PennDot says that traffic deaths in 2014 were at their lowest level since recordkeeping began in 1928.
Last year, the state transportation agency says 1,195 people died in traffic, a slight tick down from 2013, when 1,208 people died on Pennsylvania roads and 2012 when more than 1300 people were killed by cars.
Nationally, the number of traffic deaths has been trending downward for several years, a statistic that experts attribute to safer cars and improvements in highway design.
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“Obviously, cars are safer now,” said Ashley Schoch, a spokesperson for PennDOT. The seatbelt rate has gone up significant. We’ve also invested $20 million annually in education and enforcement.”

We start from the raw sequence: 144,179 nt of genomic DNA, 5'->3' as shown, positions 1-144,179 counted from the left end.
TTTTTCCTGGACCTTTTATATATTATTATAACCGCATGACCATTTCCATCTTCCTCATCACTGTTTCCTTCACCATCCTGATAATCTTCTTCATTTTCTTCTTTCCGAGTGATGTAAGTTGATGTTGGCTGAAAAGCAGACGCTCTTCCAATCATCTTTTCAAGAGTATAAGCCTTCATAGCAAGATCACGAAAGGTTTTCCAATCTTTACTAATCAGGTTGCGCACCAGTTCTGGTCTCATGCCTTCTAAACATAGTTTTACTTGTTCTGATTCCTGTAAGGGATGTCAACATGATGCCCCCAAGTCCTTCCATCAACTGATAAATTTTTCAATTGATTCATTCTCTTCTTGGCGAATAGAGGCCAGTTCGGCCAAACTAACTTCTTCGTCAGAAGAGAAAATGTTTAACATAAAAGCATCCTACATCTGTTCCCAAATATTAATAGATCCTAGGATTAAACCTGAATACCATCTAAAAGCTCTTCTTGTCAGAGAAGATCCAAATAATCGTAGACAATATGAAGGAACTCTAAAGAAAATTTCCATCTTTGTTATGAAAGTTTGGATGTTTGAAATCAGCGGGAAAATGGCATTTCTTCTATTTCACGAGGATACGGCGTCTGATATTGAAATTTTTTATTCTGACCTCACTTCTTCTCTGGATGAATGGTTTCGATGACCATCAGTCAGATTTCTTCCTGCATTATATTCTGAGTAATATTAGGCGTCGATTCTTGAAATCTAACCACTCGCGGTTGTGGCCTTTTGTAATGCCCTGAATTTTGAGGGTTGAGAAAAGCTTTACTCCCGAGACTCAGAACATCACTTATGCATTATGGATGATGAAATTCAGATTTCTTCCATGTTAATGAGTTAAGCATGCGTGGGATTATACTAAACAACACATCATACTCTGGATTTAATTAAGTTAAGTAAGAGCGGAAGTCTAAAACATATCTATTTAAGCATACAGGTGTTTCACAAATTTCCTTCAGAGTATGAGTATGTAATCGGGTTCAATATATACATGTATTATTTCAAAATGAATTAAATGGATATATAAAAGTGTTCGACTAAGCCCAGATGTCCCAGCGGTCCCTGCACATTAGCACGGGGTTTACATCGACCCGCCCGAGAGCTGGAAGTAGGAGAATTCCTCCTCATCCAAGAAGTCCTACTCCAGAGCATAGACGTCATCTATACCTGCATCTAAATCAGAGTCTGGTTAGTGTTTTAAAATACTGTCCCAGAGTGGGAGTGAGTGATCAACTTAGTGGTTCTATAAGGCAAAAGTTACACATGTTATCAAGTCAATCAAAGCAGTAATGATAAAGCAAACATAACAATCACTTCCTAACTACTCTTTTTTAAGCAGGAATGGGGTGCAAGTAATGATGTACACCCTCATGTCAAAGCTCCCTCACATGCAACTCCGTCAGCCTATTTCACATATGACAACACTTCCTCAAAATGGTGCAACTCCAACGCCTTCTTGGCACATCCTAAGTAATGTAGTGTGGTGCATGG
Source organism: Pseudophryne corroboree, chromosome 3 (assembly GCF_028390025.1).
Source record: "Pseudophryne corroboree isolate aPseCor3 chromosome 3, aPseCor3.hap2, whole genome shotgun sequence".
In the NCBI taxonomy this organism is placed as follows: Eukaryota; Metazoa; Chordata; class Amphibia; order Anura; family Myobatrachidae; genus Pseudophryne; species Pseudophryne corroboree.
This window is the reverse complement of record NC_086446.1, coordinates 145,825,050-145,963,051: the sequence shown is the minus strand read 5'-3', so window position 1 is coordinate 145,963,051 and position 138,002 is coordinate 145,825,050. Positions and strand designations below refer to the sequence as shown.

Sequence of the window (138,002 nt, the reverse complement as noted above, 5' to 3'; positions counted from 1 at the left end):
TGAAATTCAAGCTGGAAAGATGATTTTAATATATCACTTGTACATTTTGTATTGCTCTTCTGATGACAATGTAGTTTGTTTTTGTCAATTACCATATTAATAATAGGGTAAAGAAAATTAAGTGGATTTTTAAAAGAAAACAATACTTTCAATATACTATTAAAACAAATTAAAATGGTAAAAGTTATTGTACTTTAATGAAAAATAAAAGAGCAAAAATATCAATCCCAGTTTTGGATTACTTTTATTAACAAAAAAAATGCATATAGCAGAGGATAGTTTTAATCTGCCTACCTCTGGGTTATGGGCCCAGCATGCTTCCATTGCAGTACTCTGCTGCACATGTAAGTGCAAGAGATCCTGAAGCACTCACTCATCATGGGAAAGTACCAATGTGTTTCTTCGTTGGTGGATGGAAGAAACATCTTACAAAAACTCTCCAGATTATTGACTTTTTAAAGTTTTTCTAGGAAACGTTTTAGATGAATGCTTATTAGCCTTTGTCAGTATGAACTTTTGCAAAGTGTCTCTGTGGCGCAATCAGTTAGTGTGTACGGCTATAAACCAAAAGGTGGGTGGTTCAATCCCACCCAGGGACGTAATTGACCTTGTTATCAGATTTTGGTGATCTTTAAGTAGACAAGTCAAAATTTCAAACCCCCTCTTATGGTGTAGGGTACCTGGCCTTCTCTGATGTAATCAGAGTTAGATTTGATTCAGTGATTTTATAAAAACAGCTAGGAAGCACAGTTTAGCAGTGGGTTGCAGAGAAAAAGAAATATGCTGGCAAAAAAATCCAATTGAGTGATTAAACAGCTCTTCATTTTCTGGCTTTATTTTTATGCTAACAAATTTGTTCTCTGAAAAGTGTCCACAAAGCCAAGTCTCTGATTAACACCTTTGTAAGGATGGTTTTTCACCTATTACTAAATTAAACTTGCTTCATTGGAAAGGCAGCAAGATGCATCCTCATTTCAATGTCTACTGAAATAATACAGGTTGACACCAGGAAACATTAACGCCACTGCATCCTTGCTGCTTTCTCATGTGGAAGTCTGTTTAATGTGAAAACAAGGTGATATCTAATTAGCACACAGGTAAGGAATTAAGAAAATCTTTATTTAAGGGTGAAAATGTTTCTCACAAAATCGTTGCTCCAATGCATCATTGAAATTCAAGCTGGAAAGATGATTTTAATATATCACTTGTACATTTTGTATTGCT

In Pennsylvania, fatal crashes have fallen by more than half since their 1973 peak, when 2,444 were killed.
Some of those improvements have been relatively cheap, the department says. Rumble strips on the sides and centers of roads are particularly cost-effective.
Thirty of those traffic deaths in 2014 came from distracted driving, which represented a slight decline from previous years. One-third of those who died were not wearing a seatbelt. Alcohol was a factor in one in four fatal car crashes.